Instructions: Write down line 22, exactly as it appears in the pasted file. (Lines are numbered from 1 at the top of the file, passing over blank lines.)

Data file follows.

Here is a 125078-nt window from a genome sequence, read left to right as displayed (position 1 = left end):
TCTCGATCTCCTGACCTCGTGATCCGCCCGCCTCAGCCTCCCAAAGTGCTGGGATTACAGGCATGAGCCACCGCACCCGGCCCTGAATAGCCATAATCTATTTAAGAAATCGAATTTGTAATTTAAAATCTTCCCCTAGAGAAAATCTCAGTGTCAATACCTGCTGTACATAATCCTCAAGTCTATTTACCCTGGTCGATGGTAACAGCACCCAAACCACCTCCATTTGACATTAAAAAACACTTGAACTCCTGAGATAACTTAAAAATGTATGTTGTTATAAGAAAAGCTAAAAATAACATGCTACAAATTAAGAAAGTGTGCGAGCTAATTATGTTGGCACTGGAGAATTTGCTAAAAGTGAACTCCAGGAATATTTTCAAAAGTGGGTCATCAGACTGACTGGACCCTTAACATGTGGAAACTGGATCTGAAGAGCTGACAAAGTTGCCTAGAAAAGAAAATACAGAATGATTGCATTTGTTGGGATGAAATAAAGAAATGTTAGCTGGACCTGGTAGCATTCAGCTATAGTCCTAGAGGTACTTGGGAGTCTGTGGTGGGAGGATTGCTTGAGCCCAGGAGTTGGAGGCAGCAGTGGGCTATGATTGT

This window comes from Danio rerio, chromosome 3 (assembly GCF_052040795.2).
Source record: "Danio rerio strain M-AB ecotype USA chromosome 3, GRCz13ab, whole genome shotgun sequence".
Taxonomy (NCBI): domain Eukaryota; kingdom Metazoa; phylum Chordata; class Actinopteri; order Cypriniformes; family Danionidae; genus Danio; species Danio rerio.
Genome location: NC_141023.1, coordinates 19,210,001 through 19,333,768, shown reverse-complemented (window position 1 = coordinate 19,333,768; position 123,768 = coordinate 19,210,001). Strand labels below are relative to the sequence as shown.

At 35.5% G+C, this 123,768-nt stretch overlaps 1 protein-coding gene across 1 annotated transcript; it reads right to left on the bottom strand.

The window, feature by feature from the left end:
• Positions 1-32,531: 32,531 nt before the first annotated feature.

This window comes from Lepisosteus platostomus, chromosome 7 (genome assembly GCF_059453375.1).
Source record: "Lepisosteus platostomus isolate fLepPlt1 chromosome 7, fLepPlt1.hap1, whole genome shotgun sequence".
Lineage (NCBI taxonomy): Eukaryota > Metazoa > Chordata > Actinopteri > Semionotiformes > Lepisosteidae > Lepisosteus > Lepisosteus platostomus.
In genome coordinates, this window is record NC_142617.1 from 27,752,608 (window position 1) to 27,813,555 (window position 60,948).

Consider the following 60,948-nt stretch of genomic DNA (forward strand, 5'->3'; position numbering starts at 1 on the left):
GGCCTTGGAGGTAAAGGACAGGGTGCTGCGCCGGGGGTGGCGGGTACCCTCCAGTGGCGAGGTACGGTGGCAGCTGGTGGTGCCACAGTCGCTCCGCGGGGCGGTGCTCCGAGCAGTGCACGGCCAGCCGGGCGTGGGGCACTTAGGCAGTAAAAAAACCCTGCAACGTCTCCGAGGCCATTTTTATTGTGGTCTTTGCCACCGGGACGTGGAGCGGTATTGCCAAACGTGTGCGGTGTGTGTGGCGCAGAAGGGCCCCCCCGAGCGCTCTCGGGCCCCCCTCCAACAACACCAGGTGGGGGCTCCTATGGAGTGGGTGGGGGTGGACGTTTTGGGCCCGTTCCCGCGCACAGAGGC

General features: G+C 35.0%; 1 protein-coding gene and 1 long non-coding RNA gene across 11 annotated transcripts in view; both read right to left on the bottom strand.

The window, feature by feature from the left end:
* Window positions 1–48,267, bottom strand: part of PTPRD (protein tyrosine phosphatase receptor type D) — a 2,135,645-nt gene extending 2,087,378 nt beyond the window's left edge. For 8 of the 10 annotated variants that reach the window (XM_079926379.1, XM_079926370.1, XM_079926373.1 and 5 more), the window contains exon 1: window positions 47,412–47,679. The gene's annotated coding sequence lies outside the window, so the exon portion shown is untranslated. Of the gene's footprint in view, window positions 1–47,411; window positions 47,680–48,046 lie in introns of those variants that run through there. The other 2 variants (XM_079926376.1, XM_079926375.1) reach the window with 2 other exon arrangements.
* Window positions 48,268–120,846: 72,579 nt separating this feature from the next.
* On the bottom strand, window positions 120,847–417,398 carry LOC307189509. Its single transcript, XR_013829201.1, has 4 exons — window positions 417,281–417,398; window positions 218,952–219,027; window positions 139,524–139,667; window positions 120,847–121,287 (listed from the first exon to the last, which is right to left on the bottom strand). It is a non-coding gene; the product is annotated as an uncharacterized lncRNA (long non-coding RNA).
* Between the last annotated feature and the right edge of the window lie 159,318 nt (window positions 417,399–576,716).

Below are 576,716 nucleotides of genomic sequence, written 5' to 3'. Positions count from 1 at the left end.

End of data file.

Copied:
Below are 576,716 nucleotides of genomic sequence, written 5' to 3'. Positions count from 1 at the left end.